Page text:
You may have heard the term atmospheric river when you hear about heavy rain or snow events across the western United States. Do you wonder what is an atmospheric river? And why do they cause heavy precipitation? Atmospheric rivers are nothing new, like bomb cyclones and the polar vortex, atmospheric rivers are a phenomenon that have always existed. In recent years, they have come to be better understood and have become referenced frequently in media coverage of inclement weather, especially along the Pacific coast of the United States.
An atmospheric river is just as it sounds, the atmospheric counterpart (water vapor) to a river of water (liquid) moving between two riverbanks. That is, an elongated stream of high water vapor being transported in a narrow stream between an area of lower pressure to the left and an area of higher pressure to the right (in the northern hemisphere). This stream of high water vapor transport is typically along and ahead of cold fronts, which are associated with the area of lower pressure. The American Meteorological Society defines an atmospheric river as “A long, narrow, and transient corridor of strong horizontal water vapor transport that is typically associated with a low-level jet stream ahead of the cold front of an extratropical cyclone”. The intensity of atmospheric rivers varies. Intensity is determined by a combination of the amount of water vapor in the atmosphere (vertically integrated) and the winds transporting the water vapor.
Precipitation within atmospheric rivers occurs when there is rising air within the atmospheric river. Heavy precipitation events occur when atmospheric rivers impinge upon coastlines and mountains, where orographic forcing (air rising over terrain) acts to cool and condense out water vapor as rain and snow. The more perpendicular an atmospheric river intersects a mountain range the more precipitation it produces. Less precipitation occurs when the atmospheric river impacts a mountain range at an angle closer to parallel. Variations in mountain terrain and canyons can still yield localized heavy precipitation even if the atmospheric river does not align perpendicular with the mean axis of highest topography. For example, in a scenario where the atmospheric river moves north and east, southwest facing canyons in a mountain range receive more rainfall and snowfall (vapor transport from southwest to northeast). One ridge over, the adjacent canyon could face northwest and receive lighter amounts of rainfall and snowfall. This variation in precipitation amounts also occurs at different elevations.
Another factor that controls how much precipitation falls during a landfalling atmospheric river is the duration of the atmospheric river. In cases where a storm system stalls out across the Eastern Pacific or there are a series of storm systems that create a very long atmospheric river, high moisture air is transported inland for multiple days. These strong, long duration atmospheric river events often lead to incredible rain and snow amounts across the western U.S. and in particular the Sierra Nevada and Cascade Mountain ranges.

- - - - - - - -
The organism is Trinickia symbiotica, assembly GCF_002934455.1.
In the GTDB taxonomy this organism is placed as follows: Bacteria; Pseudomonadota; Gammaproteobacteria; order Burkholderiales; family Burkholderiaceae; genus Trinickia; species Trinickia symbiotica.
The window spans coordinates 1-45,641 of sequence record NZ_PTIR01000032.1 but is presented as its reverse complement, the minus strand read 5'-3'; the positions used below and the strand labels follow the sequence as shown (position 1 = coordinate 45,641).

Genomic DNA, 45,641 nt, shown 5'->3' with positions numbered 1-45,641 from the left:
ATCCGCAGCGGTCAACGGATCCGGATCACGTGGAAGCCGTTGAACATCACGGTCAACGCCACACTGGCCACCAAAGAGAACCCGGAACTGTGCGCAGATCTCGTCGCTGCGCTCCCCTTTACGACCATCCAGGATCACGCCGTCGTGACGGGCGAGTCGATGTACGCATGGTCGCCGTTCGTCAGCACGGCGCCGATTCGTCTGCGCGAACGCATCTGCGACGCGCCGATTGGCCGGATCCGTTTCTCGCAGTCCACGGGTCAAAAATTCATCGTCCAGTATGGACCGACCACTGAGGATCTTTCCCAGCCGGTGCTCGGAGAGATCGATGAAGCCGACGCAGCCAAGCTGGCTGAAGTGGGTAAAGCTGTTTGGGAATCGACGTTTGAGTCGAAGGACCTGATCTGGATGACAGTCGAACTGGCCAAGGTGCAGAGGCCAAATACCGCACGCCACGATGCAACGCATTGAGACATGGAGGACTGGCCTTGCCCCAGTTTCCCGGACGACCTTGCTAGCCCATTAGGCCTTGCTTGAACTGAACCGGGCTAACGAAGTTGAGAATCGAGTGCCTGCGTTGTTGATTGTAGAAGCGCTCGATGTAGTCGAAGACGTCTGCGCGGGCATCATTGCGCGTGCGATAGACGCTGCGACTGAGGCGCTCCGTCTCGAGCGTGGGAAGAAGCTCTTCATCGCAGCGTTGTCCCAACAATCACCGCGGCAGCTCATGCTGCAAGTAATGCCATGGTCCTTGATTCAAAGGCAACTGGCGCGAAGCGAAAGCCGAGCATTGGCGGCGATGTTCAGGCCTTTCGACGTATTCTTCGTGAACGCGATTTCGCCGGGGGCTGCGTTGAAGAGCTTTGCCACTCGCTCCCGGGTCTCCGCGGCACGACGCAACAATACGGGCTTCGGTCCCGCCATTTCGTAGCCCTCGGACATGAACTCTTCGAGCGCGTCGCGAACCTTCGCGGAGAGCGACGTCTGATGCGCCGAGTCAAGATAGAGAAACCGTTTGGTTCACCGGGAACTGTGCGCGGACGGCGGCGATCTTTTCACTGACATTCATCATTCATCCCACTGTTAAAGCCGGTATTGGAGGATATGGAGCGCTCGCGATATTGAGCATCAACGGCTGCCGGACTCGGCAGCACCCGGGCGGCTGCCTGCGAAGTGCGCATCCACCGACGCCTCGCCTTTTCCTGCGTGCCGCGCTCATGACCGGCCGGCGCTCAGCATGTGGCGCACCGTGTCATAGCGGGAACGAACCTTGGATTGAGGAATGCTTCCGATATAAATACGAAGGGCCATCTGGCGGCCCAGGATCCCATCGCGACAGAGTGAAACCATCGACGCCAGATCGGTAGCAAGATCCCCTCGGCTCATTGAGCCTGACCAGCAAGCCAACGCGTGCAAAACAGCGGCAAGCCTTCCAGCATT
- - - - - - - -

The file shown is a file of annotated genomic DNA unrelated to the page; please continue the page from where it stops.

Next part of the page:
There are several ways to measure atmospheric properties that correspond to an atmospheric river. The most commonly used metric is Integrated Vapor Transport (IVT) which is the integrated product of water vapor multiplied with horizontal winds throughout the troposphere. The units are kilograms per meter second. That is, the amount (mass) of water vapor being transported one meter in one second. A map of IVT from NOAA’s GFS model is shown in figure 1. Figure 1 shows a series atmospheric rivers associated with individual storm systems stretching from the central Pacific ocean to the US west coast. Note that this atmospheric river is made up of several areas of higher transport (darker reds), associated with a series of storm systems. A vertical cross section of this is shown in figure 2 along and just off of the U.S. west coast. Notice how most of the water vapor transport is in the lower part of the atmosphere as southwest winds transport high water vapor content into areas from northern California to Washington, resulting in heavy precipitation.
Thanks to research on atmospheric rivers, we have begun to better understand and appreciate their importance for providing precipitation to midlatitude locations. One recent, seminal study by Ralph et al. (2017) found that on average, atmospheric rivers are 500-600 miles wide and roughly 1,000 miles long but can be much longer. This study found that most of the water vapor is located in the lowest two miles of the atmospheric layer, and that 250 kg m^(-1 ) s^(-1) is a good value for quantifying the boundary of an atmospheric river. But one of the most fascinating facts from Ralph et al. (2017) is that an average atmospheric river transports 2.6 times more water (in the form of water vapor) than the Amazon River discharges! So, the next time you hear of an atmospheric river bringing heavy precipitation, you know it is a layer of high water vapor content being transported by winds at low to mid-levels from more tropical latitudes that cools, condenses, producing heavy precipitation along coastlines and mountain ranges.